LAUREL — NorthWestern Energy’s plan to run a pipeline underneath the Yellowstone River has been put on hold, and Laurel neighbors in the area are frustrated with the company’s lack of communication.
“NorthWestern Energy has not been forthright or forthcoming whatsoever in the process of building this pipeline,” said Laurel resident Carah Ronan, who lives on the south side of Laurel.
She says her family is one of more than 50 who is worried about the rapid construction of the line, known as the Byron Pipeline. The pipeline is meant to serve a proposed $140 million gas-fired power plant across the river in Laurel.
“They have not listened to any of us as neighbors. We’ve invited them to come out and have conversations with us and they just continuously ignore us,” Ronan said.
NorthWestern Energy officials say they need to build the 175-megawatt power plant to meet growing demand for power in Montana and the surrounding region.
Yellowstone County District Judge Michael Moses has ordered a halt to the project, saying the county allowed Northwestern Energy to drill in the flood plain without first following proper public notification. Moses' ruling came in response to a lawsuit filed by neighbors seeking to block the project.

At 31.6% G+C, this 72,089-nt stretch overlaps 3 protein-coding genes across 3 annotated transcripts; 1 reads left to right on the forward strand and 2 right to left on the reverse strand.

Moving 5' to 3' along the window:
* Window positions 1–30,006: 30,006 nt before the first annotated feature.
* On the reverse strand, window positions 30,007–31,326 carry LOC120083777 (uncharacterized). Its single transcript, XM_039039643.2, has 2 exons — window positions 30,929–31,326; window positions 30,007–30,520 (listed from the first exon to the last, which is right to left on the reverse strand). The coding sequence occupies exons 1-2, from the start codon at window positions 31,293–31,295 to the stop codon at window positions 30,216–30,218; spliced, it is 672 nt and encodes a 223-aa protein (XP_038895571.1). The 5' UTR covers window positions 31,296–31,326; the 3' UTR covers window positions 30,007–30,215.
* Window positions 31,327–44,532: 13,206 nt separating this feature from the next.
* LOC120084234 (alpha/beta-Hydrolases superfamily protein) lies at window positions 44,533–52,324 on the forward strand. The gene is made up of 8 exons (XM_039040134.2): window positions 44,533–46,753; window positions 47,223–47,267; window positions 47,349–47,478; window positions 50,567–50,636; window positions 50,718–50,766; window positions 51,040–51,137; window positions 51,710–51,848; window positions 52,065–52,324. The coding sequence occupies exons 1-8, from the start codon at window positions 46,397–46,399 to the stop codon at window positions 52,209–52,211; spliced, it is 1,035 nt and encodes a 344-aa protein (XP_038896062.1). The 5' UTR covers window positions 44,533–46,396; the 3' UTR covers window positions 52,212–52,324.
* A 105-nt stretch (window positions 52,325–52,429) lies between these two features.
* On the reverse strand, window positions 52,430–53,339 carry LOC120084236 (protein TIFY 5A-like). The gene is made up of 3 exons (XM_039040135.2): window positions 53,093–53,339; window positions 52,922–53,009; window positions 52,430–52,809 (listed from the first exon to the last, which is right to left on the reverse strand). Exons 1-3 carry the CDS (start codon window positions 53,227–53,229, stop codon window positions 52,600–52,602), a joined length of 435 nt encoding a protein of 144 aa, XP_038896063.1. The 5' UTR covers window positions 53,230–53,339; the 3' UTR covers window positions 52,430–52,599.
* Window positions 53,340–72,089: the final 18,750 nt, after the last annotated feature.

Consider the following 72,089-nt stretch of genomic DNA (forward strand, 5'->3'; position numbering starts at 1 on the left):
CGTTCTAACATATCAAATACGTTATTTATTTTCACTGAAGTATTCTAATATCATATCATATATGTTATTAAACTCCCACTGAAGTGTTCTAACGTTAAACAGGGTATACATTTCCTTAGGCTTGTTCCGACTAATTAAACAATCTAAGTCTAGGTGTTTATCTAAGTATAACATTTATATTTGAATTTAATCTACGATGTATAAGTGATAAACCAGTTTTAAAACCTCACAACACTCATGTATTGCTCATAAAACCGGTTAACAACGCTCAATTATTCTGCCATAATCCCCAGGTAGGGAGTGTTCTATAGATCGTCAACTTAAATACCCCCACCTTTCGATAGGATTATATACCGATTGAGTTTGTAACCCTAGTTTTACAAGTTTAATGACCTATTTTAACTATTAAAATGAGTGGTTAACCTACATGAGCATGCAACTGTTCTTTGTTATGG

“They’re required by law to first-class mail notify all of the adjacent property owners to the proposed easement location. They did not do that,” said Laurel resident Steve Krum.
Krum and other Laurel residents are exasperated for a variety of reasons, including the project's potential harm to the environment.
“I mean these trees are what hold together the banks of the Yellowstone River. And without them, this whole area can just wash away,” Ronan said.
The construction could harm the wildlife population in the area as well, neighbors say.
“There are eagles here, there are tons of migratory birds that come through this area, there’s plenty of wildlife that come through this area,” said Ronan.
Others are also worried about falling property values, saying construction backs up to residents’ fence lines. They’ve had to deal with high noise levels and bright floodlights shining through their windows.
NorthWestern Energy told MTN News that the utility "has followed the permitting process and will continue to do so to secure approval, again.
“NorthWestern Energy’s natural gas pipeline capacity into the Yellowstone County area is currently maxed out. The Byron Pipeline will provide service for any significant growth in the Billings area.”
These Laurel residents say they’ll do whatever it takes to stop the project again and are now looking ahead to a public hearing on Jan. 18. There, Yellowstone County commissioners will take public comment as they consider whether to grant NorthWestern Energy another permit to push the project forward.
“We’re putting things together and we’re going to hold them accountable. And we’re not going to stop until this stops,” Ronan said.